By Alberto Alerigi
SAO BERNARDO DO CAMPO, Brazil (Reuters) - Volkswagen <VOWG_p.DE> said on Thursday that a historian commissioned by the carmaker found that some of the security staff at Volkswagen do Brasil had cooperated with the country's former military regime.
"There is no clear evidence found that the cooperation was institutionalized by the company," said Christopher Kopper, a history professor at Germany's Bielefeld University who carried out the study on Volkswagen's role in Brazil from 1964 to 1985.
Kopper based his study on statements made by former employees, documents from Volkswagen's corporate archives in Germany and Brazil as well as Brazilian state archives, Volkswagen said.
Cooperation of security guards with the military dictatorship's political police involved listing workers seen as leftist militants and interrogations inside the factory with the use of torture, besides providing cars for detainees to be taken away in, the study found.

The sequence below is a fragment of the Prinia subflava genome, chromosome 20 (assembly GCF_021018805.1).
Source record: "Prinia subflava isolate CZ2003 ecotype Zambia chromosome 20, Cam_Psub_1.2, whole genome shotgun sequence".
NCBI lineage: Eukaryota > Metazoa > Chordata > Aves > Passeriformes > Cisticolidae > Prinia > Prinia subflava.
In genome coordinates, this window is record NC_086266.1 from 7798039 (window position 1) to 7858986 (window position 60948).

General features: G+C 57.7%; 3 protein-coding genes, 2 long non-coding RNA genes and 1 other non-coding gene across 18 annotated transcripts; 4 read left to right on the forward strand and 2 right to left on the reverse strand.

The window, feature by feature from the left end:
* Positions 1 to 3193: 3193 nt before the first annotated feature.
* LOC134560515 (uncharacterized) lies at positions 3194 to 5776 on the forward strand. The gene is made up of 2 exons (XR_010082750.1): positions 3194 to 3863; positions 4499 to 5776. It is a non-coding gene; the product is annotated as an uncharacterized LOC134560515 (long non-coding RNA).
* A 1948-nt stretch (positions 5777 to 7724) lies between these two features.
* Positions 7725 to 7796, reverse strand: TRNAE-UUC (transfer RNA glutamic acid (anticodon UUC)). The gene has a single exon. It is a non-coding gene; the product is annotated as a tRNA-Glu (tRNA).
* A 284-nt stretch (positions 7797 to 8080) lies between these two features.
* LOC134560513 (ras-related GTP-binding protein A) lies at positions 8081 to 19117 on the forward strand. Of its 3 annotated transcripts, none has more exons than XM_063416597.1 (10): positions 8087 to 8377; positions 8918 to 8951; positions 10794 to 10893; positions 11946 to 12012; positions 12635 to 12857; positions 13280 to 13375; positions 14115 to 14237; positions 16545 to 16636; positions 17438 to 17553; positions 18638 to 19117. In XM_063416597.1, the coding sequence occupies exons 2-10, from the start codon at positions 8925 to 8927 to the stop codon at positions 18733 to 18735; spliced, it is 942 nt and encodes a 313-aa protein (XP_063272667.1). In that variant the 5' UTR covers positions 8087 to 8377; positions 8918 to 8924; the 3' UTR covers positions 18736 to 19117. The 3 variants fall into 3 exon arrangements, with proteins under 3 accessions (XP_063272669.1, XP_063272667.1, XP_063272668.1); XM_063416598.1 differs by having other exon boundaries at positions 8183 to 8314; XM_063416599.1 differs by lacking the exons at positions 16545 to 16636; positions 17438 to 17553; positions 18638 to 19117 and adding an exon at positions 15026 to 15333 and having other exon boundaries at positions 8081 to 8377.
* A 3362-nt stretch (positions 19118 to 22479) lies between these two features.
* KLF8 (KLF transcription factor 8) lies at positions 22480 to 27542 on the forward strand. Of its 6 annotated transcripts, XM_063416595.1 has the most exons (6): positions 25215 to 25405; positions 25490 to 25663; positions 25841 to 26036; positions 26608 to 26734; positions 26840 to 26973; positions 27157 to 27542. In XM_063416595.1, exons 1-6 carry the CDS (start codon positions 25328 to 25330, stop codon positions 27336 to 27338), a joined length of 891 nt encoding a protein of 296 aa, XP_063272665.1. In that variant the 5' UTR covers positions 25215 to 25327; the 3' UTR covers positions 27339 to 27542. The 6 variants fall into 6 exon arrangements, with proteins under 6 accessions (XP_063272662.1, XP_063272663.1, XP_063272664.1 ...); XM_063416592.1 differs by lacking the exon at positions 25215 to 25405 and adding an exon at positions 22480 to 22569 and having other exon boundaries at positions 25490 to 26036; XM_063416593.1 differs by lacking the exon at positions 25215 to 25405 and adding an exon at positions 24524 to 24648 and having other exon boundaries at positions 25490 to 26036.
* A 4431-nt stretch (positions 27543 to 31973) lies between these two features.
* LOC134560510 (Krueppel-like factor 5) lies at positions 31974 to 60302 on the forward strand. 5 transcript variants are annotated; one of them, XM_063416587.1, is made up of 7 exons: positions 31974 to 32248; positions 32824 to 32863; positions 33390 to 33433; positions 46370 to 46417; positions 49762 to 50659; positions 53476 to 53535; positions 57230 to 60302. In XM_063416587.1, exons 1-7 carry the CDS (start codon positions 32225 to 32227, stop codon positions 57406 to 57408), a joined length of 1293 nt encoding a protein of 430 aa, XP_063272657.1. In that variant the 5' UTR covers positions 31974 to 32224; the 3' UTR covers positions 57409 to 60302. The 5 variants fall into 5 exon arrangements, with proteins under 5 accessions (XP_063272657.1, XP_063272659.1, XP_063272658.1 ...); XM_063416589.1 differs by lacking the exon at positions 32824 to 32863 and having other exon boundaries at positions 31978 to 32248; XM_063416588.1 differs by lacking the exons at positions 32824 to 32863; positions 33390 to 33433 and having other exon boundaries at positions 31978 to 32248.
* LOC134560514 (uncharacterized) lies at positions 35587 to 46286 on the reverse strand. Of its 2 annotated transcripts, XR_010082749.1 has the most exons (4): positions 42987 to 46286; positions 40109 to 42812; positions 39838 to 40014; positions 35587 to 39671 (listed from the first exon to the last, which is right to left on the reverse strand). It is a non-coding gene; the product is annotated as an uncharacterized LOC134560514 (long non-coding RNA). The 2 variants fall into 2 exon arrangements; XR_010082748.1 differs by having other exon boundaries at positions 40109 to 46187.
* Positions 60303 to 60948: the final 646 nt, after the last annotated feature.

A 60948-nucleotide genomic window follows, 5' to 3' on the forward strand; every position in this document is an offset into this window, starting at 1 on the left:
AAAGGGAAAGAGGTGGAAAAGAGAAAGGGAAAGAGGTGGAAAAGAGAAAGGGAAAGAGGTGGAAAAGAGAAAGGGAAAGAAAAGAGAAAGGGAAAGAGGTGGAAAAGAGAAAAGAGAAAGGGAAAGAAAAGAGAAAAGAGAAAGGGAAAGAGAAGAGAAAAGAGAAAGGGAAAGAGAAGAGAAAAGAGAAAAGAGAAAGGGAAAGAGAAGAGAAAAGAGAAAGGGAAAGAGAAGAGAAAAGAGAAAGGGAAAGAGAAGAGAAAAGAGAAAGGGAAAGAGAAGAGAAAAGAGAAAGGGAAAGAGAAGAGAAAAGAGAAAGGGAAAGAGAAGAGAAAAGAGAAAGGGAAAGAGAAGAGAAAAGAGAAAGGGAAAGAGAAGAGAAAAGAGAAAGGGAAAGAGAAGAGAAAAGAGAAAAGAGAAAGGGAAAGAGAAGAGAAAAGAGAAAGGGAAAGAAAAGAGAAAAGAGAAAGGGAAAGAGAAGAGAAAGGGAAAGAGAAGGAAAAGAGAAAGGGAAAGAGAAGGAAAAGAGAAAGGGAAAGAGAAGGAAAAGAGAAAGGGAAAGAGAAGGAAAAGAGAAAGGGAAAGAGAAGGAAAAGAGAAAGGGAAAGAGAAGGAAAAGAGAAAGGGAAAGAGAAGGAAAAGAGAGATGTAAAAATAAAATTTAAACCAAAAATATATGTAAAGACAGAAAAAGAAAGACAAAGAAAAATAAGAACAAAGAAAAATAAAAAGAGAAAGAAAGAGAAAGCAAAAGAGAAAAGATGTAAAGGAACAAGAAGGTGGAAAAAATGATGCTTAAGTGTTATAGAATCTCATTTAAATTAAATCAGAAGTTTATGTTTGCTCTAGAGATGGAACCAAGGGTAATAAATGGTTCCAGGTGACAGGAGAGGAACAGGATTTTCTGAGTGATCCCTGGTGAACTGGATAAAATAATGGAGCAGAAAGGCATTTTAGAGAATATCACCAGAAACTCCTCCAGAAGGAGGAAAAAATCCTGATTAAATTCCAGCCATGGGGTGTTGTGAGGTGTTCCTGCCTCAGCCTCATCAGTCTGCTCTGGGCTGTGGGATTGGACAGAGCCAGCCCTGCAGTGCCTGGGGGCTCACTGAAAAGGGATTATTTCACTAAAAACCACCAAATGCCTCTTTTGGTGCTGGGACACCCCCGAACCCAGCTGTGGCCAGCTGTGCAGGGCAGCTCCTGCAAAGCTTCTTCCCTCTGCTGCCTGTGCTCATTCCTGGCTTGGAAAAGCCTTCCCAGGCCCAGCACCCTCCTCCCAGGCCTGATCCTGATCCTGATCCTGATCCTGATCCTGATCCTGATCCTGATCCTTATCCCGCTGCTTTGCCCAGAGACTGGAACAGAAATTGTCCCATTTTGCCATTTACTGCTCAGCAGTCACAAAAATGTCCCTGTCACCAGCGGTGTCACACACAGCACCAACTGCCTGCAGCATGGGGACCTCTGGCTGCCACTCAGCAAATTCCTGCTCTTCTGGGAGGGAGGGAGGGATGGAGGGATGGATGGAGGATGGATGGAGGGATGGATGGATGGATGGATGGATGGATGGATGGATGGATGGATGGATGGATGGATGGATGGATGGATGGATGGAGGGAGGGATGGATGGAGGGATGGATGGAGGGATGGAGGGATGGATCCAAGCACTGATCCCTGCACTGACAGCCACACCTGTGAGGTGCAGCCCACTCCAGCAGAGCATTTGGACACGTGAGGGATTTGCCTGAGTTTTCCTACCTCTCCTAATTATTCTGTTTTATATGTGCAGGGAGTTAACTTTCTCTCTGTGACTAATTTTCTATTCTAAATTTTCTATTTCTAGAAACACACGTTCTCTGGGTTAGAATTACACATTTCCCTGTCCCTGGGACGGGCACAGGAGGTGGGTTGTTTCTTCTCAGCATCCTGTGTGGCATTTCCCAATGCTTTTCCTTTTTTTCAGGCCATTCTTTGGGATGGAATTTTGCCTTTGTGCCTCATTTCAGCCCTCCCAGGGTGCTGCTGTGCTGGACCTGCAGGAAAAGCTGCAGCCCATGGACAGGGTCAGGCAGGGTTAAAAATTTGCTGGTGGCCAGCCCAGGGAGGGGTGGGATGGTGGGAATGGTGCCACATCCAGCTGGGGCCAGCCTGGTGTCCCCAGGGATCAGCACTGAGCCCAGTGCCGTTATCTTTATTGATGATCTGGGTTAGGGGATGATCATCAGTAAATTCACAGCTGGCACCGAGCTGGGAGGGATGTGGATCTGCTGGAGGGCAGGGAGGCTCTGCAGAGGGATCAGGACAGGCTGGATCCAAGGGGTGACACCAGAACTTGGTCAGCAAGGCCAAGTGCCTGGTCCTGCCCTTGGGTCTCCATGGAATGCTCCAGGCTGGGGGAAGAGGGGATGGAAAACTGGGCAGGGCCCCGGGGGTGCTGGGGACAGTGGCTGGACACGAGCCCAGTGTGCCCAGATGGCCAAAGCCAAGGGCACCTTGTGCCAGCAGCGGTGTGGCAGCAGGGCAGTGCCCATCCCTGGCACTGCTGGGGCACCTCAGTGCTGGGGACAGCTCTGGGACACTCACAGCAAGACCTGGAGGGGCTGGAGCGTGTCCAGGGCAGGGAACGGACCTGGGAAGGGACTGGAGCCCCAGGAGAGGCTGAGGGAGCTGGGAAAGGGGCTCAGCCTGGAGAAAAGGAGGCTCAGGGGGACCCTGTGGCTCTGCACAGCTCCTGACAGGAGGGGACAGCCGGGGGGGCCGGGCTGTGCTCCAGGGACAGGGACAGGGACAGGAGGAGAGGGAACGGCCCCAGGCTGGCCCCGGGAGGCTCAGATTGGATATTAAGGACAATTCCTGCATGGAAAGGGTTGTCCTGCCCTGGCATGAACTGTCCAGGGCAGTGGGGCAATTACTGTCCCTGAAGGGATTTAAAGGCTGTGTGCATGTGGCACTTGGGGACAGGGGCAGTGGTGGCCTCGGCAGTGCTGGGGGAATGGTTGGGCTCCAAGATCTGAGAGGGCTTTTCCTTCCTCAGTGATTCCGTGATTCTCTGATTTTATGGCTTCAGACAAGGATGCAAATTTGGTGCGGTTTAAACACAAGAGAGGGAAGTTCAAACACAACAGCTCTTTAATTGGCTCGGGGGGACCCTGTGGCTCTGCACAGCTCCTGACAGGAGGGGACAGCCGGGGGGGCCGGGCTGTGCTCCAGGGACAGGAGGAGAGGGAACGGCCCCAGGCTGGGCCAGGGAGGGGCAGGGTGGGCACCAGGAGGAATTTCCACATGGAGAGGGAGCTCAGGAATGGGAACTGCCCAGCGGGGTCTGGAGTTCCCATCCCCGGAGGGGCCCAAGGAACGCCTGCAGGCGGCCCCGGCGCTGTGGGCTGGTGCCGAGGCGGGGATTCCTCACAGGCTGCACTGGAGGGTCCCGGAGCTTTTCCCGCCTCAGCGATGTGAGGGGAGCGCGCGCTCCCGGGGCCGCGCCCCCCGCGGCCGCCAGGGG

Volkswagen, the third largest automaker in Brazil by sales, said it is not considering financial compensation for the victims at the moment and has no plan to extend the study to its factory in Argentina during the years of military rule there.
"We have nothing to hide. We are ready to work with the authorities," Pablo Di Si, CEO of Volkswagen South America and Brazil, told reporters at an event in the São Bernardo do Campo, an auto industry hub on the outskirts of Sao Paulo.
Kopper told reporters at the same event marking the publication of the study that the company gave him full assistance for an independent investigation.
The historian said in his report that he found no evidence of Volkswagen instructing the security personnel to cooperate with the military's secret police but he found that the company's human resources department knew what was happening. He also found that Volkswagen destroyed all relevant historical records once they could be legally disposed of.
Outside the factory, a group of demonstrators who refused to join the event protested against what they said was Volkswagen's refusal to issue a formal apology and compensate the victims.
(Reporting by Alberto Alerigi; Additional reporting by Arno Schuetze in Frankfurt Editing by Maria Sheahan)